"He was truly a person who could light up people around him," he said.

That smile was something he carried even in the rough military fatigues of a Marine.

"Everyone here today would know what kind of person Bryan was," said 1st Lt. Casey Farrell, who was Kelly's platoon commander for seven months during his first tour of duty.

Farrell, who is from Chicago, said Marines eat, sleep and fight together and have a camaraderie like no other.

During their tour, Farrell said the Marines in his platoon called a bombed-out concrete building home. His cot was toe-to-toe with Kelly's.

When they had down time, Kelly would lie on his cot with his shirt off to beat the heat and his headphones on to drown out the sounds of war. He would look up at photos of friends and family he taped to the wall and shuffle through a stack of even more photos.

"He had sort of a grin," Farrell said. "He knew there were people back home supporting him and waiting for him."

Some of his favorite photos were ones of Kate Huntsman, a Klamath Falls girl he met at a skating rink when he was 11 and had dated occasionally since.

"He said, 'Sir, I think I'm going to ask this girl to marry me,' " Farrell said.

Between his two tours, he did just that. He proposed the day after Thanksgiving and the couple were to be wed on Nov. 27.

Farrell said he and Bryan Kelly would also talk about home and had an ongoing debate about whose dad was tougher.

"Seeing Mr. Kelly here today, I think Bryan won," he said.

A retired Klamath County sheriff's detective and former Klamath Falls police trainer, Patrick Kelly now manages the Gull Station at South Sixth Street and Washburn Way.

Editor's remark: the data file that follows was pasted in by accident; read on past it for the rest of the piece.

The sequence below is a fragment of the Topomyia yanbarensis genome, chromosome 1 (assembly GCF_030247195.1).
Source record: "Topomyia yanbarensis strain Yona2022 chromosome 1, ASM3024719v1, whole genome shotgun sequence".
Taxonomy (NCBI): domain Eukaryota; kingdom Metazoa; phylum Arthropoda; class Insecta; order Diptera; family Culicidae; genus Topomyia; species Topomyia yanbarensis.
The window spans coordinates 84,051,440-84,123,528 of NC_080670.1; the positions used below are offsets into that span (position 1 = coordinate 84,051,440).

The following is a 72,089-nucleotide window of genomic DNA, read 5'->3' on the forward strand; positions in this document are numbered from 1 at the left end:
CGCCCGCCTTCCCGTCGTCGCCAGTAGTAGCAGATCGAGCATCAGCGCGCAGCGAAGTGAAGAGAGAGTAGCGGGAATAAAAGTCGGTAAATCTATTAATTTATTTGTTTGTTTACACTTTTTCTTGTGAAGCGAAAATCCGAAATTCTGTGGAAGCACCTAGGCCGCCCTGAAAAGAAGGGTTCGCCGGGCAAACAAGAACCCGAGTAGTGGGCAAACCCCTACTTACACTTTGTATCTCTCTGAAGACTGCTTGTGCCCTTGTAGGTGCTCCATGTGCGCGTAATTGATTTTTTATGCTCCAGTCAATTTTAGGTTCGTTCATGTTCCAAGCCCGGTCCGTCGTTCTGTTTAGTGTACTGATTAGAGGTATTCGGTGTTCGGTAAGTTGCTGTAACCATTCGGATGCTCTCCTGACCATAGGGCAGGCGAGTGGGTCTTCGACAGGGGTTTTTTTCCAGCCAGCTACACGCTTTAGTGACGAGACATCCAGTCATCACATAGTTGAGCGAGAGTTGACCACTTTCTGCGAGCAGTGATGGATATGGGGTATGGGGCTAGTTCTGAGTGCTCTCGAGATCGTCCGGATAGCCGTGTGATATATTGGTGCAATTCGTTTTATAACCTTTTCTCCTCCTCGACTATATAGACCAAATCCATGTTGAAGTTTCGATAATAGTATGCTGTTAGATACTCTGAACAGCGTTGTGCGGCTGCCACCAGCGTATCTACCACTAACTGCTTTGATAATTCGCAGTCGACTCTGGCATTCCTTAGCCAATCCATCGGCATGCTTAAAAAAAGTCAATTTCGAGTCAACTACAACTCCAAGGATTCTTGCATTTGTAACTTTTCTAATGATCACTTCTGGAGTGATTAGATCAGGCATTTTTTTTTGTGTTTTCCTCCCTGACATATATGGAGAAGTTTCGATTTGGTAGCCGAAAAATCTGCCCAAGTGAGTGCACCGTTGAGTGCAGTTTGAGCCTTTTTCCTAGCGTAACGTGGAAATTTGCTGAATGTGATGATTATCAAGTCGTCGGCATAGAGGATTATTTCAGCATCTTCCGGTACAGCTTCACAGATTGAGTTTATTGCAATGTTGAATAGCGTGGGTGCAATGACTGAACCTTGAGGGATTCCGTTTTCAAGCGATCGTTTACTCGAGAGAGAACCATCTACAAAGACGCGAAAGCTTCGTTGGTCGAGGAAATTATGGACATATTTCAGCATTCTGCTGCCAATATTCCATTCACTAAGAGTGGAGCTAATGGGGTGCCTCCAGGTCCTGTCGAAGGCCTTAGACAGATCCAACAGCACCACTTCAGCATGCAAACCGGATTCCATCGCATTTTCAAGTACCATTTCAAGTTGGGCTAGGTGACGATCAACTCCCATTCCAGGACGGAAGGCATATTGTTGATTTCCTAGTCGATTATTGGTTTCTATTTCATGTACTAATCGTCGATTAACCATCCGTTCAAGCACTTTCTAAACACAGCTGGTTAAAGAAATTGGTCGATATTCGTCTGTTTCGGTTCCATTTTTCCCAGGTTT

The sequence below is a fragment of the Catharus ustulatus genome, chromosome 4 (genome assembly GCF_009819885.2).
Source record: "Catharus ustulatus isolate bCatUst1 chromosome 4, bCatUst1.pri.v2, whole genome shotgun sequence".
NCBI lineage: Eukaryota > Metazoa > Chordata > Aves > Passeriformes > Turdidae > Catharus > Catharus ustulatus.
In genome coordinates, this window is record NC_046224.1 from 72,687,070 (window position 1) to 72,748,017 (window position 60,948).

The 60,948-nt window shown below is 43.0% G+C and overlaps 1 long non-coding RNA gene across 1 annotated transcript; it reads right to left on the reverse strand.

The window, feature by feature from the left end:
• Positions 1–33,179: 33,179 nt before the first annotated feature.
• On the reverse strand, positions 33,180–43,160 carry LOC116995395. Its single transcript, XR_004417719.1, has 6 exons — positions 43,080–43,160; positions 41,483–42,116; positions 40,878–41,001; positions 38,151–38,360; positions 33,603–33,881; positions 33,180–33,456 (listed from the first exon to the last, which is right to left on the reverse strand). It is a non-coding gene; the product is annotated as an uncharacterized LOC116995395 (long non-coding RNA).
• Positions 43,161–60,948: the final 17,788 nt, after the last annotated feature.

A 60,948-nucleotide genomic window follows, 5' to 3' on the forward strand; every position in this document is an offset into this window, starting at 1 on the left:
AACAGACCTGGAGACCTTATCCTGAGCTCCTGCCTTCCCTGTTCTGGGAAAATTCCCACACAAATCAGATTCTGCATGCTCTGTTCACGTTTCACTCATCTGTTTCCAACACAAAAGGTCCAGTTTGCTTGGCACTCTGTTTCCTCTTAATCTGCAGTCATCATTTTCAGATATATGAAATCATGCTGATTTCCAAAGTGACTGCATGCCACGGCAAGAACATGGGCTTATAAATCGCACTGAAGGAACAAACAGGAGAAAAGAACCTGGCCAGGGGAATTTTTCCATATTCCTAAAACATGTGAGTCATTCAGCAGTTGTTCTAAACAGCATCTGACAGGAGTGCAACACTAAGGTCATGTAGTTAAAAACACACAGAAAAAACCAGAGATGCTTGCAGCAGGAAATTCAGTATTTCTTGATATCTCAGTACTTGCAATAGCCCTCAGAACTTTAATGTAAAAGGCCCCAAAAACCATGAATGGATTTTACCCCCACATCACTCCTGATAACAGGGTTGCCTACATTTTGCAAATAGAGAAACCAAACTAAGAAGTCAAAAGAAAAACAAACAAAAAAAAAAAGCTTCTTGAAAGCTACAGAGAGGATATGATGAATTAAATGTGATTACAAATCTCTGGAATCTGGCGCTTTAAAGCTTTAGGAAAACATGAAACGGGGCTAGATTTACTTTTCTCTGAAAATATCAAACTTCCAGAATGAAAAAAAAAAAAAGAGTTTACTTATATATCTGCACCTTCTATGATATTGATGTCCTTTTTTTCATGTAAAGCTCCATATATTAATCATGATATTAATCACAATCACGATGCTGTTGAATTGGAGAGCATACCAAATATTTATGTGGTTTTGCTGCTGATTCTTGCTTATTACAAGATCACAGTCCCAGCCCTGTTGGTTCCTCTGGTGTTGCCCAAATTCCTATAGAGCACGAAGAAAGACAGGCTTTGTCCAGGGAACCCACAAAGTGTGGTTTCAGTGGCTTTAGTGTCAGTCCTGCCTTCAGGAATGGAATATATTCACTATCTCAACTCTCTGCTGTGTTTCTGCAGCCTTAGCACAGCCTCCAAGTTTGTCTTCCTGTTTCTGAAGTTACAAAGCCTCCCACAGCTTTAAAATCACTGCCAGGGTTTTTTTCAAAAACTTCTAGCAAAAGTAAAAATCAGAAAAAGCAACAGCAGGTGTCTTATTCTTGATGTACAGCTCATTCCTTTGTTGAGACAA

Farrell ended his words with a tearful salute to his fallen friend.

Folded American flags were given to Joani Kelly and Huntsman after a gun salute and playing of taps. Kulongoski also gave Joani Kelly a flag at the public service.

Patrick Kelly stood and thanked the gathering at the end of the service as many filed past the casket of the young Marine.

Governor helped get Marine home

Gov. Ted Kulongoski helped fallen Klamath Falls Marine Lance Cpl. Bryan Kelly get home last week.

Sheriff Tim Evinger, who is a friend of the Kellys, got a call from members of the family Wednesday, July 21, who were trying to figure out the logistics of getting the young Marine's body back to Klamath Falls.

The U.S. Marine Corps can fly a fallen Marine to large commercial airports, but from there families need to figure out the arrangements, Evinger said. Thus, the Kellys were trying to arrange a flight from Sacramento, Reno or Portland.

"It was very important to the family to have Bryan fly into Klamath Falls, so he could be there when the (extended) family got there," he said.

Just after his talk with the Kellys, Evinger saw Kulongoski, who was in Klamath Falls last week. He told the governor of the predicament.

Two hours later, the governor called and said that he would take care of getting a flight.

Friday, an Oregon National Guard C-23 plane flew Kelly's body to Kingsley field, where firefighters, police officers and sheriff deputies stood at attention and a Marine honor guard took him off the plane.
Tuesday, July 20. 2004

Governor Schwarzenegger Issues Statement on Death of Camp Pendleton Marine Lance Cpl. Bryan P. Kelly
Governor Schwarzenegger today issued the following statement regarding the death of Lance Cpl. Bryan P. Kelly of Klamath, OR, who was stationed at Camp Pendleton, CA:
"Maria and I send our heartfelt condolences to Bryan's family during this time of mourning and grief. Bryan has left behind a legacy of freedom, honor and courage. He will be deeply missed by all whose lives he touched."
Lance Cpl. Kelly, 21, died July 16 due to injuries received from enemy action in Al Anbar Province, Iraq. He was assigned to 1st Combat Engineer Battalion, 1st Marine Division, I Marine Expeditionary Force at Camp Pendleton, CA.
In honor of Lance Cpl. Kelly, Capitol flags will be flown at half-staff.
From Babtist Press bpnews.net 08/11/04:

Community remembers soldier who loved to be in worship 
By Cameron Crabtree 
Aug 11, 2004 
KLAMATH FALLS, Ore. (BP)--As flags at public buildings in Oregon were lowered to half-staff in mid-July, prayers at Suburban Heights Baptist Church in Klamath Falls were raised to honor Lance Cpl. Bryan P. Kelly, who died July 16 from wounds sustained by an explosion in Iraq’s Al Anbar Province.